Of course the observant man would say that's not fiction. How can that be fiction when it's already happening? Here's the conformist again. Yes, but average house prices are still trending higher, and real estate loans are still growing, albeit at a slower pace. Back to the observant man, who is also an observant financial commentator. He would say while that may be true, at what cost does this surreal prosperity come to us given growing numbers of consumers appear tapped-out? Moreover, he would also say it's unfortunate most will likely never hear the truth, or comprehend the current situation, because most do not understand the nature of inflation, and even fewer understand inflation cycles.
The degree of irony found in the current situation would make for good humor if found in fiction, but because we are talking about reality, and a serious reality at that, one that will affect countless lives in the future at some point, we are not laughing. Oh no, what we are doing is endeavoring to protect ourselves (and you) from the ravages of inflation, where it's this inflation, the inflation of the monetary base that lifts all boats when its rising, allowing the Joe six-pack's of the world to speculate 'if things are so bad out there, why does the stock market keep going up?' In this regard one must realize the average Joe out there does not understand how the system works. He doesn't understand government is in the business of confiscating your wealth, not protecting it. What's more, he doesn't understand government is actually in the inflation business, and that government is in fact the source of inflation through its central bank.
You would of course never know this by listening to what either they or their central bankers have to say about inflation. In this respect there is one thing safe to say about their dialogues however; they are rarely based in reality. Just look at what the Fed had to say the other day. They must be getting ready to really let money supply measures run wild because Bernanke was out telling everybody how much monetary growth rates don't matter anymore, and that policy is only loosely correlated to them now. Again if the situation were not so serious it would be funny in that it appears either the Fed is preparing to flood the system with money, or they are going 'loose in the head'. Either way it's not good long term for anybody.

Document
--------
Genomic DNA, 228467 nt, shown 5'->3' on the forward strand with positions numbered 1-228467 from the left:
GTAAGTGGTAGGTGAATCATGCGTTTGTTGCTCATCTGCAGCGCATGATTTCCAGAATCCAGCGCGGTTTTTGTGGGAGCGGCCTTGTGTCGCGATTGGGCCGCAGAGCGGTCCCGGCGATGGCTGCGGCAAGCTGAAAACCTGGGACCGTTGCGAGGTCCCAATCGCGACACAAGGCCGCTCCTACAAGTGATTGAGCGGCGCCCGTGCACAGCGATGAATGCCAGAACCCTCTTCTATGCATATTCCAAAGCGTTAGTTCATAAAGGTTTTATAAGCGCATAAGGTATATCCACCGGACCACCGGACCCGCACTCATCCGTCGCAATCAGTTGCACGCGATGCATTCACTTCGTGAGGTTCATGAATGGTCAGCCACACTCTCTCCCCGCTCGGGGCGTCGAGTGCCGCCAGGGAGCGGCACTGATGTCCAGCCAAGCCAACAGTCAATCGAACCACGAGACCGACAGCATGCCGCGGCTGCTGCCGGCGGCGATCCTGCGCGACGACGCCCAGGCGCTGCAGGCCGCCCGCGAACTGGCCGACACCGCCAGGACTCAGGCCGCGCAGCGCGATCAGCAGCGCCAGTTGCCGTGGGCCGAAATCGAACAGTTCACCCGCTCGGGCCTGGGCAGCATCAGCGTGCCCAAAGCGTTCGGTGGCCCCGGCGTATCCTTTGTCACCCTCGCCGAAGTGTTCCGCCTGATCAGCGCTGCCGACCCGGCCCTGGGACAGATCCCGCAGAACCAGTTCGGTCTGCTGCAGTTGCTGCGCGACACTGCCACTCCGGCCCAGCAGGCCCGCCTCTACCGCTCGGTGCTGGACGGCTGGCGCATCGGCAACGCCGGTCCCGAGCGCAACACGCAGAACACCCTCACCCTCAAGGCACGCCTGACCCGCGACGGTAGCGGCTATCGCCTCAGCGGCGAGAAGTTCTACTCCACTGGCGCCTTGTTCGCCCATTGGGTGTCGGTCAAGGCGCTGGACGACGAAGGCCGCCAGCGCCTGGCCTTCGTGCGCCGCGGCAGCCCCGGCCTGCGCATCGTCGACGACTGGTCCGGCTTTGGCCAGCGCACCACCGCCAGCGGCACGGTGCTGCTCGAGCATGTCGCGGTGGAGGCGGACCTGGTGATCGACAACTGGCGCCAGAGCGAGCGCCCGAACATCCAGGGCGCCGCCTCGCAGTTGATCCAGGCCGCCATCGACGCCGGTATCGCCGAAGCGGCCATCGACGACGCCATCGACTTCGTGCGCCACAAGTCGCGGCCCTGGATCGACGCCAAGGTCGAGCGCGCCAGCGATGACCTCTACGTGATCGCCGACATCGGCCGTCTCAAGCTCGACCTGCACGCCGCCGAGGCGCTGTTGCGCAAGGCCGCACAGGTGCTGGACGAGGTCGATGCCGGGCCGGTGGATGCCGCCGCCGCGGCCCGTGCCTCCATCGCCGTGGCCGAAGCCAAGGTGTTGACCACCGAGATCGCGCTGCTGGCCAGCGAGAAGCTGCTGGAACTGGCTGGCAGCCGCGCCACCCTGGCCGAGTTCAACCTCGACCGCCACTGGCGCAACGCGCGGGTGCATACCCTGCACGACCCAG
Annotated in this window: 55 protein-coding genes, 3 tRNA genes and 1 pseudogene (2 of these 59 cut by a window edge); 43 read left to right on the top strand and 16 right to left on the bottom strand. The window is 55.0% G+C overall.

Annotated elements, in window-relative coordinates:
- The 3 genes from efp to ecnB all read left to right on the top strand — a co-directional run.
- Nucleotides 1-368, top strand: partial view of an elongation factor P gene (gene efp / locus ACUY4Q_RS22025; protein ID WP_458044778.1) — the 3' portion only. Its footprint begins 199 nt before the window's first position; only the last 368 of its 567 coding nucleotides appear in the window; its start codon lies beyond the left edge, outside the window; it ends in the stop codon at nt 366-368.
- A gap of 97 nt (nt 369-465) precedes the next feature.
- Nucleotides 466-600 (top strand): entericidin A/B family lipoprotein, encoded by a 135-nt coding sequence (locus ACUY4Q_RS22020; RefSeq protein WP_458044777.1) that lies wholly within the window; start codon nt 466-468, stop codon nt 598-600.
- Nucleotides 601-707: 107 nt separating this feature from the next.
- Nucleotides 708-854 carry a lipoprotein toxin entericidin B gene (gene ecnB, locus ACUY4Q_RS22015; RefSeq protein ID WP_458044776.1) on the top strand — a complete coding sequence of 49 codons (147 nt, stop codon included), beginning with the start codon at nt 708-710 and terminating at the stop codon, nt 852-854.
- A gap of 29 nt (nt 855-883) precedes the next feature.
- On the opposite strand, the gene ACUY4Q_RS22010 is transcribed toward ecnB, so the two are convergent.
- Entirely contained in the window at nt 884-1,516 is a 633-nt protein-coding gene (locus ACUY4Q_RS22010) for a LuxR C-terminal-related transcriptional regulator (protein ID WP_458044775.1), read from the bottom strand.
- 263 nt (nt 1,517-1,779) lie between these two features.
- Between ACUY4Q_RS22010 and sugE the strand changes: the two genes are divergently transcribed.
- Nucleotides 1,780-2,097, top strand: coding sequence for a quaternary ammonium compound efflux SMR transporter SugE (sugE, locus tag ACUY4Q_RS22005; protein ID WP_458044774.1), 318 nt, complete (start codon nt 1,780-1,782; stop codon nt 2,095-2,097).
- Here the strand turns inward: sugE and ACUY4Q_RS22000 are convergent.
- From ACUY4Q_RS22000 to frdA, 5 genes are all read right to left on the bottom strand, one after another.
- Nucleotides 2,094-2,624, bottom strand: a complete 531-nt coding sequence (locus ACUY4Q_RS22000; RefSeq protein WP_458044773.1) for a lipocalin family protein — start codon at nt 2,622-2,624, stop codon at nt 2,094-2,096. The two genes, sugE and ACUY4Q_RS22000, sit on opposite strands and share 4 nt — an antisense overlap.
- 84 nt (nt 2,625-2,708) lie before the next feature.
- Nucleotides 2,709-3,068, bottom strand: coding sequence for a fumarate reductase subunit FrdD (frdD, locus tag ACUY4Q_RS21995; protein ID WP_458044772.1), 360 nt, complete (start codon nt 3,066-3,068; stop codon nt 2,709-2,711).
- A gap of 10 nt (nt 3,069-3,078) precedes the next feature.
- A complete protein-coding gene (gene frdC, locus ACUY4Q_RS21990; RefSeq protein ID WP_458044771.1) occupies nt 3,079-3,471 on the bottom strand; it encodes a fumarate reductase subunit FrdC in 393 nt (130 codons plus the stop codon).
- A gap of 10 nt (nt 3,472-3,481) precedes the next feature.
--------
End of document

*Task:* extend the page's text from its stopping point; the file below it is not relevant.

When things start falling apart however, as this inflation cannot go on forever, then Joe six-pack will want some answers based in reality, ones that will match the more stark one he will then be facing. It's too bad for him however he will have no power to do anything about anything, because those that are overextended in debt will most likely end up being penniless slaves to the bank for the rest of their lives. They will be too busy worrying about where the money will come from to make the payments. Of course at some point they will fail in this regard, and the larger credit system (bubble) will fail, and inflation will reverse course. This is called deflation, and is officialdom's worst enemy, which is why they are putting up such a good fight to defer it for as long as possible. Some even believe it can be put off indefinitely (neocons), but they will discover what others who attempted the same leaned before them long ago, all fiat currency systems fail at some point.